Niche Modelling

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The oceans cover 70% of the surface of this planet and is important for much of our climate and resources. But, for many people, the ocean is synonymous with beaches, blue waters and enigmatic organisms such as corals, whales and dolphins. Largely forgotten are the many thousands of other organisms that make up the amazing biodiversity of the oceans. Since the ocean is a three dimensional medium, with the seafloor inaccessible to only divers, remotely operated vehicles or submarines, it is very difficult for people to imagine, never mind find many of these amazing organisms. This is where habitat suitability modelling can be used, as a cost-effective method to develop maps of where species may be found.

These models have been used for many years, and all are based around the concept of a niche. For example, humans have a niche, but through technology have managed to expand beyond it. We require oxygen to breathe, tolerate a range of temperatures and are a land-dwelling organism. Other species have different requirements, and may be adapted to exist in cold or warm areas. Many species have evolved to tolerate certain conditions, and these can be fairly restrictive. For example, tropical corals are found in a very defined temperature band, outside of this band, corals are unable to tolerate the conditions and may have reduced surivorship, or be unable to compete with other organisms.

Habitat suitability modelling is known by several terms for example, it can be described as “predictive modelling”, “niche modelling”, “species distribution modelling” amongst other names. It is a broad description of a variety of statistical approaches that can be used to better understand the niche of a species based on environmental data, in turn this knowledge can be extrapolated to new areas to provide an idea of where a particular species may be found. However, this does not mean that the species will be found there, but it gives a pretty good idea and can be used to understand distribution patterns and even used to understand how organisms may be affected by climate change. There are limitations though that must be considered if you decide to use these kinds of models, read on in several of our manuscripts to learn more.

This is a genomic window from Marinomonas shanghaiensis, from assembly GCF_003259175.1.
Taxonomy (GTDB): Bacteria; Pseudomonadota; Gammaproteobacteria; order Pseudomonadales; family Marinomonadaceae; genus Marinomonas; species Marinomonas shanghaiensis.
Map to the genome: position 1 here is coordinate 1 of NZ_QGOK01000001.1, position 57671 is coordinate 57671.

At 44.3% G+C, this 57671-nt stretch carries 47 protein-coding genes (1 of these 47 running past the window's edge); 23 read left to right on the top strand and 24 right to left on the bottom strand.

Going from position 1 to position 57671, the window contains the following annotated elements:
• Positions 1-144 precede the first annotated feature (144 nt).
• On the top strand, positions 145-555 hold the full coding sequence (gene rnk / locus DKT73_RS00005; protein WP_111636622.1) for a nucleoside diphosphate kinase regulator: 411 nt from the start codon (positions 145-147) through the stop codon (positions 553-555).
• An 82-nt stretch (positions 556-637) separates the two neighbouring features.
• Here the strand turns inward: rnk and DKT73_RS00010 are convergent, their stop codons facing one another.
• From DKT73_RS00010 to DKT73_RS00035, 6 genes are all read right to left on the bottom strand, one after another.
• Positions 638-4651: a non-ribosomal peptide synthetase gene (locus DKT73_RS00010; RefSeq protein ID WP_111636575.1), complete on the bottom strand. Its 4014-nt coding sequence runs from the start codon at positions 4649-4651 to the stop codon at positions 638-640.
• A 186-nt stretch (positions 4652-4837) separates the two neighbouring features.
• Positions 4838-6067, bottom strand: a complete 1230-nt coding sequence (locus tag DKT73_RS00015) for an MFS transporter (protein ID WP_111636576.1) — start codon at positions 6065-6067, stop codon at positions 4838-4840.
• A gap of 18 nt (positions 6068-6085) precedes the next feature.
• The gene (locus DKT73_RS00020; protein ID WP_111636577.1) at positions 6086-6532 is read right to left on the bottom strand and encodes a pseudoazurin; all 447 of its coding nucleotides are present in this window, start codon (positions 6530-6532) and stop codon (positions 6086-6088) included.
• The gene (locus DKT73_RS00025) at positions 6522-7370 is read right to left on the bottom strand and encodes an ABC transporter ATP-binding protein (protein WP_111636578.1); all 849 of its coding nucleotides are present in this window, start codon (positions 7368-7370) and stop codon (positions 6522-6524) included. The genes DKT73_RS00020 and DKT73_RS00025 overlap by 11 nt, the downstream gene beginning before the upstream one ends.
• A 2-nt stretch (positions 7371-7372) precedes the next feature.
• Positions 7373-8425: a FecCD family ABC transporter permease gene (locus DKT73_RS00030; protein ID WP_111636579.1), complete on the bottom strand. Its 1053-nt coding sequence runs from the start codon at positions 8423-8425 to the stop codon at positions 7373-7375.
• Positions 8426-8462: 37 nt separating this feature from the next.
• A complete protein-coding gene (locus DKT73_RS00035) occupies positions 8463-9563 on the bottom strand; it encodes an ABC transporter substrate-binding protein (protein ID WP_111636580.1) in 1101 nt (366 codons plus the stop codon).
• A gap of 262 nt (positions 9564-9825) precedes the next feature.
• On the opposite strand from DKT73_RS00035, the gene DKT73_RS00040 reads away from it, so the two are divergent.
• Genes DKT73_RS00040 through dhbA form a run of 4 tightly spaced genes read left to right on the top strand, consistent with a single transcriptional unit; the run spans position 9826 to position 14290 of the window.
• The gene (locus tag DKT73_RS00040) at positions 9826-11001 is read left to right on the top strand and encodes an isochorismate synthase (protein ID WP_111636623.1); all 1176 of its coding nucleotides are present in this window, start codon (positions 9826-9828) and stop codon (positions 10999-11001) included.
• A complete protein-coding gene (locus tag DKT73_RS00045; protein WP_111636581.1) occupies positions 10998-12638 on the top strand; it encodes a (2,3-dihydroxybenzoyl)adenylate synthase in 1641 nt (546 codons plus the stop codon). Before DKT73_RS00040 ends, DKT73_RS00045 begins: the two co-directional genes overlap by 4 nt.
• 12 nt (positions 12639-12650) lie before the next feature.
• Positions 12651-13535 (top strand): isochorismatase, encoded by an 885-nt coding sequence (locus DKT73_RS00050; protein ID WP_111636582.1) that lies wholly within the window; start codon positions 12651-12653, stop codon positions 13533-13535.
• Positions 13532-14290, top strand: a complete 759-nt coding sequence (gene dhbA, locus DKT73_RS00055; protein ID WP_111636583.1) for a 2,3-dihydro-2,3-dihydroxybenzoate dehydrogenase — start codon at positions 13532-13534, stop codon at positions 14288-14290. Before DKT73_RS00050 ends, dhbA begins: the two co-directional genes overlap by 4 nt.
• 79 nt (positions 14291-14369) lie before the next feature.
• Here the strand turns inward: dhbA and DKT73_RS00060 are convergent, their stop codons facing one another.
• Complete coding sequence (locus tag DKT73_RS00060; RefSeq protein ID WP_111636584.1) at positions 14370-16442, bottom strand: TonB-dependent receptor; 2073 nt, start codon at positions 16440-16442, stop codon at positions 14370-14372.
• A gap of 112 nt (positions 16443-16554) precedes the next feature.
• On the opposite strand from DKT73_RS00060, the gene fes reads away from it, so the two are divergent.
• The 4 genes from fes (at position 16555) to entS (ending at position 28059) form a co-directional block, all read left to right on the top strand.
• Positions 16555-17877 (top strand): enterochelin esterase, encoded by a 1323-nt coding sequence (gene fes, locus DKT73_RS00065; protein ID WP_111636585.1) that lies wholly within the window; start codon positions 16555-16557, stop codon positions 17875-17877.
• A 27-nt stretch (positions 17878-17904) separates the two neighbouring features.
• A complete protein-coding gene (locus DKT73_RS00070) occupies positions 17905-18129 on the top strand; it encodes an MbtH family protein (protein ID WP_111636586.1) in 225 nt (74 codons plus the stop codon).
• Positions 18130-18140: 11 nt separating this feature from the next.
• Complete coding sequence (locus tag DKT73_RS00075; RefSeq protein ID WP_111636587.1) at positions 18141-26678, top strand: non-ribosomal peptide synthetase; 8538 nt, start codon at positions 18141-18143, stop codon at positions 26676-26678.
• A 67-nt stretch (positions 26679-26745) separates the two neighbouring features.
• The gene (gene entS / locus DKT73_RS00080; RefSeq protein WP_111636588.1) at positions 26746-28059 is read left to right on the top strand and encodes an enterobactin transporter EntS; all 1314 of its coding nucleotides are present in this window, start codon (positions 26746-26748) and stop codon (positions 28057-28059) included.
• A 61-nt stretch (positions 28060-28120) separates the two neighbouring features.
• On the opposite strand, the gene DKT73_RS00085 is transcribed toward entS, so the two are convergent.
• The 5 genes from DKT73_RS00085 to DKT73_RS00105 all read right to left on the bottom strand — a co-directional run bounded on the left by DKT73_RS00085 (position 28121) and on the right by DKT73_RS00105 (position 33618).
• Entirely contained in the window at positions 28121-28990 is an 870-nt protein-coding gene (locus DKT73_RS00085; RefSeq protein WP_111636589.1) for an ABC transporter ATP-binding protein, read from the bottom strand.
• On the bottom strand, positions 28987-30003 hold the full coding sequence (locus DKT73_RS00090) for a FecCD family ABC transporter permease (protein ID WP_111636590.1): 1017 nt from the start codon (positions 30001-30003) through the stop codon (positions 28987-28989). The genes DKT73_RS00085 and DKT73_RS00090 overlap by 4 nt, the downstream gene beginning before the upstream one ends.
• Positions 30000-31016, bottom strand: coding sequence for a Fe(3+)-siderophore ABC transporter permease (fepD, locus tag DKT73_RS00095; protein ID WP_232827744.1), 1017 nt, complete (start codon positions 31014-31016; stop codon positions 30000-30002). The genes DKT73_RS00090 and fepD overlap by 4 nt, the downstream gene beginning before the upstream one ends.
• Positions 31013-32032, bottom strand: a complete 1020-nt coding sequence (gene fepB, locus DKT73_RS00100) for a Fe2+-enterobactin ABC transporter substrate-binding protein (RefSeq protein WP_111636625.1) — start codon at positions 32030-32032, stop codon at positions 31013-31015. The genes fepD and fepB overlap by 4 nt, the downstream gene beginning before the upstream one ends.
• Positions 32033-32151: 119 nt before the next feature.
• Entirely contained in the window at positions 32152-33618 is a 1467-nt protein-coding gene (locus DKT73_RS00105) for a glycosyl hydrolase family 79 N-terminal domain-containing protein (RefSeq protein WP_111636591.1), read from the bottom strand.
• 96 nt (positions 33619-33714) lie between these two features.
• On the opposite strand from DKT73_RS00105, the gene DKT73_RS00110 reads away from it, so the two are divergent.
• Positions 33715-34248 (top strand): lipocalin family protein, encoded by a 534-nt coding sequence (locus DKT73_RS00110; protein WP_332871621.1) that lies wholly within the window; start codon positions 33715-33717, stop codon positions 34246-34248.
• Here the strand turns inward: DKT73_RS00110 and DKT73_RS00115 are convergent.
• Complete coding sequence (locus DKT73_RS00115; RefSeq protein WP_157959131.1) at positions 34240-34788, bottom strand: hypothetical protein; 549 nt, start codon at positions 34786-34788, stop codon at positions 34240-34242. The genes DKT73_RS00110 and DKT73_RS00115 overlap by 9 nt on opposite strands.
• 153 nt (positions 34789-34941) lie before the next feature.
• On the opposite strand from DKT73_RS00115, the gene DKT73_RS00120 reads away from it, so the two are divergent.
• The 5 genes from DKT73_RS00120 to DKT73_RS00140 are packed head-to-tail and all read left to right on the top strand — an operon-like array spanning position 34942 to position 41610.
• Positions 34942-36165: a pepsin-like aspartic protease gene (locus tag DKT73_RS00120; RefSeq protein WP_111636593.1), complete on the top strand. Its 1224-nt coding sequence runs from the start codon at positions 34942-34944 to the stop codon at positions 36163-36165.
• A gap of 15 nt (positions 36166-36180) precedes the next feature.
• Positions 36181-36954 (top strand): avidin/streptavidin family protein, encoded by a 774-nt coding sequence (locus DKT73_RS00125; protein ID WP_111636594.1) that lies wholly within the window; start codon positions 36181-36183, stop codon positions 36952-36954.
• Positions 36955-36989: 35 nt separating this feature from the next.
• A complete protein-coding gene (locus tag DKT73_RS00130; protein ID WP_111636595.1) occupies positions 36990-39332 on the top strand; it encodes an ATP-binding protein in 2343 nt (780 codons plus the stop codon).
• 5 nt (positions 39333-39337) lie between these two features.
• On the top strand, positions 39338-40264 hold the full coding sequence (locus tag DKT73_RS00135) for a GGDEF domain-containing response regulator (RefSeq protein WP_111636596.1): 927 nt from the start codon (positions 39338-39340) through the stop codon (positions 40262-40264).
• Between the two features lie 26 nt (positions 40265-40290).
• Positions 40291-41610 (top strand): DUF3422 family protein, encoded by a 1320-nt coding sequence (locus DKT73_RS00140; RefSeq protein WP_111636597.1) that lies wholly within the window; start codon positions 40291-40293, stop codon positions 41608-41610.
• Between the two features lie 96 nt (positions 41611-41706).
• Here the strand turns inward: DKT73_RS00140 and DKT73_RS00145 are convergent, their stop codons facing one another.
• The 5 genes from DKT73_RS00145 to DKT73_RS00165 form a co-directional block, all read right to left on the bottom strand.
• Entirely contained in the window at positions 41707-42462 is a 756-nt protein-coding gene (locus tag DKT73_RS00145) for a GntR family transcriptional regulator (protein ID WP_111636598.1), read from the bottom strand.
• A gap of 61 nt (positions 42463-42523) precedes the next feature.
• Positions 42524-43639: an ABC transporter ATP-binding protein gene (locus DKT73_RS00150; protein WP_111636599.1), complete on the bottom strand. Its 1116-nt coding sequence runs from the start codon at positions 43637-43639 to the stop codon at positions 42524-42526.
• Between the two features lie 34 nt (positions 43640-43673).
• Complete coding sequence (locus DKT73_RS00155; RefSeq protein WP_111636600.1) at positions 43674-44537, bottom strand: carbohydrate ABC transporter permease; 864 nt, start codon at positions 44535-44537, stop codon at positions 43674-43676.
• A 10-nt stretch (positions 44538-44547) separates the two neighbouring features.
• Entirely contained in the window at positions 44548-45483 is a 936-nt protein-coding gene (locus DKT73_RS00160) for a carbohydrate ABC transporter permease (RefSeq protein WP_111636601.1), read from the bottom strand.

[edit] What are we doing with niche models?

Essentially we’re trying to develop niche models as a method for improving our knowledge of where deep-sea species are found. In particular, we have focussed on cold-water corals. These organisms form reefs in the deep ocean and are examples of highly enigmatic, conservation priority species. However, we just don’t know where many of them are, niche models represent one tool that can help guide future conservation work, target research cruises and help us understand the environmental drivers of these habitat forming organisms.

[edit] Key references from our lab

Shucksmith, R., Jones, N. H., Stoyle, G. W., Davies, A., & Dicks, E. F. (2008). Abundance and distribution of the harbour porpoise (Phocoena phocoena) on the north coast of Anglesey, Wales, UK. Journal of the Marine Biological Association of the United Kingdom, 89(05), 1051. doi:10.1017/S0025315408002579.

De Mol, B., Querol, N., Davies, A., Schafer, A., Foglini, F., Gonzales-Mirelis, G., … Canals, M. (2009). HERMES-GIS: A Tool Connecting Scientists and Policy-Makers. Oceanography, 22(1), 144–153. doi:10.5670/oceanog.2009.14

Davies, A. J., Wisshak, M., Orr, J. C., & Murray Roberts, J. (2008). Predicting suitable habitat for the cold-water coral Lophelia pertusa (Scleractinia). Deep Sea Research Part I: Oceanographic Research Papers,55(8), 1048–1062. doi:10.1016/j.dsr.2008.04.010

Davies, A. J., & Guinotte, J. M. (2011). Global Habitat Suitability for Framework-Forming Cold-Water Corals.PLoS ONE, 6(4), e18483. doi:10.1371/journal.pone.0018483

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